I think that we live in an age where we’ve lost our respect for life. I think this has happened both for the pre-born, and I think that this lack of respect for life has increased tremendously the child abuse that we see in this country and so many other things that we have seen. I think torture is loss of respect for life. I think preemptive war means we’ve lost respect for life, and we’re careless about killing a lot of people in the pretense that it’s making us safe.

I think it’s respect for life that we need. We cannot be unconcerned about the people who suffer. But I think euthanasia, active euthanasia where somebody just injects it and says, “Your life is done. You want it done, we’ll take care of it,” it’s just a little bit over the top.

I’ve seen patients who said that they just want hospice care. They don’t want to have any medication or any feeding tubes, they write it in a will and amazingly even the natural course of things doesn’t require more and more drugs for their pain. As a matter of fact, after dehydration, a few things occur. They actually have less pain on many occasions. I’m much in favor of that method.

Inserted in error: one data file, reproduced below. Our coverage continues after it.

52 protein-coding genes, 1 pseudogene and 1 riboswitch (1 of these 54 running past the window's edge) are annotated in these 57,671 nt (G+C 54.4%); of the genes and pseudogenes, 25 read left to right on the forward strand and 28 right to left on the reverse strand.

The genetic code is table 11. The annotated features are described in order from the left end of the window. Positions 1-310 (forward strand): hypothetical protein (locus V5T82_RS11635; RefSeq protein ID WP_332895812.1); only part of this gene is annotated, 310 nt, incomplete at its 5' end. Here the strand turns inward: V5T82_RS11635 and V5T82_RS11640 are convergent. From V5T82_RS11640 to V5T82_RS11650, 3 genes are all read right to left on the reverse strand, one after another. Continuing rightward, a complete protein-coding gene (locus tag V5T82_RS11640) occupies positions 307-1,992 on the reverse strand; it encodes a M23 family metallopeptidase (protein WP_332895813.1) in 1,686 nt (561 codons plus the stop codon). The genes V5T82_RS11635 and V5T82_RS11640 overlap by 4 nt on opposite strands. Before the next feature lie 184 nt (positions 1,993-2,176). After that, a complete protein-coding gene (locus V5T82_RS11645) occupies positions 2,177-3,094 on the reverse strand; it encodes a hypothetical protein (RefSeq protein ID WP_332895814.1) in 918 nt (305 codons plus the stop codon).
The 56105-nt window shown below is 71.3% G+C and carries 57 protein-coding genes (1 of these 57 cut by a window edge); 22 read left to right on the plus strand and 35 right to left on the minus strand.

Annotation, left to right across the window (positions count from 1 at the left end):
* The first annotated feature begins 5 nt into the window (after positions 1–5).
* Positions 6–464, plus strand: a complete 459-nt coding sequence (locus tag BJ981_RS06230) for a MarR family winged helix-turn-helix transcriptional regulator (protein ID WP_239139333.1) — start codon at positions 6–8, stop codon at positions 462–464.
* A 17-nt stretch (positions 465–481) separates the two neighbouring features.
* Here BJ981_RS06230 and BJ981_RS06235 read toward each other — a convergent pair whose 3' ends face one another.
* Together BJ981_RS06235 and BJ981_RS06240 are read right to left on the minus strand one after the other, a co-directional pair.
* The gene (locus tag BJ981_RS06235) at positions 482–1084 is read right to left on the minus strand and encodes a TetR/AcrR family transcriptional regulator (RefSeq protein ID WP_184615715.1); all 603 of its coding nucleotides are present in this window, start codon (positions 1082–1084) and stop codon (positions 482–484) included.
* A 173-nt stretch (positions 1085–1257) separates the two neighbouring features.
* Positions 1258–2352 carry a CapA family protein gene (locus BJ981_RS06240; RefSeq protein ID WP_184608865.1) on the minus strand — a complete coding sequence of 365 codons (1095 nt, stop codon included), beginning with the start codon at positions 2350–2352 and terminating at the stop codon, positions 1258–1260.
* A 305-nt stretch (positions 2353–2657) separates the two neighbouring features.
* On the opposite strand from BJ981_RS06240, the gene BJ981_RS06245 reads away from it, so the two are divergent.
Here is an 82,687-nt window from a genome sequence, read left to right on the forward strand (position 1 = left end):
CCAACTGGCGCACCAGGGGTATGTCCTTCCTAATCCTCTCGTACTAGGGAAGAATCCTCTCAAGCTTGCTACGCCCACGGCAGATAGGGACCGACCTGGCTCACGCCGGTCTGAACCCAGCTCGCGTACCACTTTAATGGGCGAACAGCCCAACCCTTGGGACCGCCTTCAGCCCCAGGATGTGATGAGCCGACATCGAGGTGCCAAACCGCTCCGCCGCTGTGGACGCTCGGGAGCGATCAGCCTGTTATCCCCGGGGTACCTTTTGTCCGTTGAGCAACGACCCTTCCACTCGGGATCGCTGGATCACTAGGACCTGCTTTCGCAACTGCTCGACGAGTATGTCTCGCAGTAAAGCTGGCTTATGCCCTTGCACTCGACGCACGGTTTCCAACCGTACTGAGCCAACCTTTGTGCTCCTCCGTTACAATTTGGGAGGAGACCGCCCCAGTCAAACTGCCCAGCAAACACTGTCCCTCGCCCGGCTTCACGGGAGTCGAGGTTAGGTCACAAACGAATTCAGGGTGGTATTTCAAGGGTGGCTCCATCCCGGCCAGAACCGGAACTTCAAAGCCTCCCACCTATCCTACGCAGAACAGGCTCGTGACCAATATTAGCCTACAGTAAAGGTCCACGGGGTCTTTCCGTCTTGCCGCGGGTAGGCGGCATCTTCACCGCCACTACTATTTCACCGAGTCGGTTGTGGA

I do not like to see the legalization of a certain group of people killing other human beings, especially when the pressure may be economic now that the government pays all the bills. It’s worth thinking about and it’s worth taking a position on because it will be a challenge to try to figure out exactly the best way to handle in an individual and ourselves when we’re at that moment when our life is going to be passed away.

Anyway, I thank you for tuning in today and come back to the channel soon.